It’s been a helluva year!
Suffice to say 2020 has been a year right out of the box. It’s certainly been full of challenges, frustrations, false dawns and even a bit of heartache. In New Zealand we find ourselves in a position that life is pretty much back to normal, but there’s always an uncanny shadow that lurks in the background.
For the rest of the world, lives have been upended and life as we once knew it, with the freedoms that we once had, has been severely altered.
People are stressed, tired, aggrieved and over it. With all this uncertainty comes a change in the way people behave. People are anxious and their patience levels and stress points are all skewed.
Earlier this year we described a normal school term like a race. With weeks 7-9 being akin to “the wall” in a half marathon. At that point injuries manifest themselves, doubts arise and take over, and our patience for anything other than the plan goes out the window. I’m beginning to wonder if “the wall” has come early this term and that this is a direct result of the uncertainties of our new world. All the crap is with us already! And that “the wall” is likely to be with us for weeks to come.
The places in our lives where we used to find gold to get us through this time aren’t always attainable.
But it’s not all grim. Not all that glitters is gold. It’s important to see this as a positive. There is a lot that can be found in our lives (both professionally and personally) which although isn’t gold, still glitters. That’s a great thing to keep hold of.
I was reminded of this the other day when I watched one of my Year 7 and 8 classes perform a play. Out the front of the stage performed the gold class students; words carefully learnt, movements choreographed to the finest, perfect detail. At the back of the stage was a group of children, equally important, looking slightly awkward, but nonetheless as authentic as the “stars” in front. I couldn’t help but watch them throughout the whole show. They might not be gold, but heck in their own way, they were pretty close – maybe even diamond like! They glittered in their awkwardness, and they yelled (quietly) “we’re here too, and hear us roar!”. The loudest of my applause was for those kids. Their awkwardness was beautiful, but the fact that they were up there giving it their all was the stunning glitter.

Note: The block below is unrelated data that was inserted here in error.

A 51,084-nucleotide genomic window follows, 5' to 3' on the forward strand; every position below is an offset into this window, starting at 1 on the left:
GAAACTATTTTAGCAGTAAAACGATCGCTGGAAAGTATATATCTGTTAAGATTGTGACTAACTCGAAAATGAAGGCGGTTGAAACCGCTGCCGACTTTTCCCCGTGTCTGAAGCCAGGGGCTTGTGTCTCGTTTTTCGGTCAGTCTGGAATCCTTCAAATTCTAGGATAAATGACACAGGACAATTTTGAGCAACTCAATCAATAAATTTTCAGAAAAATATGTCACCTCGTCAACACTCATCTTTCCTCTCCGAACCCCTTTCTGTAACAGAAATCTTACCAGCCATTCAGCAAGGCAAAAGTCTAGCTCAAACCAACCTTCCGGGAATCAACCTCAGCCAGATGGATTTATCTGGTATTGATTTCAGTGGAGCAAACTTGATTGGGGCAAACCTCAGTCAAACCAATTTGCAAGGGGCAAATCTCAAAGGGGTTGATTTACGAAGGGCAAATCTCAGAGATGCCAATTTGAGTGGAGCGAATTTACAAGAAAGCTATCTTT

A few months ago I found myself wailing at my perceived injustice of the appraisal process I had walked into. A small number of staff enjoyed the anonymity of a 360 review to let me know of my shortcomings. Their written words stung. There were some savage comments. It took me a couple of weeks to get my head around the fact that this feeling wasn’t shared by everyone, and certainly not the vast majority. However my confidence was hit, and so I had to find a way back.
I didn’t do this intentionally to begin with, but I found myself stopping and looking at things. First it seemed like a mechanism just to get my breath. But I began to see things in my school that I hadn’t really appreciated before; a couple of five year olds holding hands in friendship, a kid picking up a piece of rubbish that wasn’t his, a thirteen year old helping a six year old with a grazed a knee, the laughter of a group of friends, the insistent crackle of communication from one our ASD kids.
These weren’t the “gold glitter” things that we are forced to look for in strategic plans. They weren’t the accelerated learnings or surplus budgets or even a mythical wish that everyone would support me in a 360 review. Nope, these were every day glitter that comes and goes. And they are simply beautiful.
Our lives are full of glitter that isn’t gold. Don’t let the uncertainties of our time, whatever that looks like, get you down. The secret is to take time to look for the other glitter. This involves getting up and getting out. Get away from your screens and go looking. It’s everywhere if you take a chance and open your eyes.
Post note …. If you like your inspiration via music listen to this!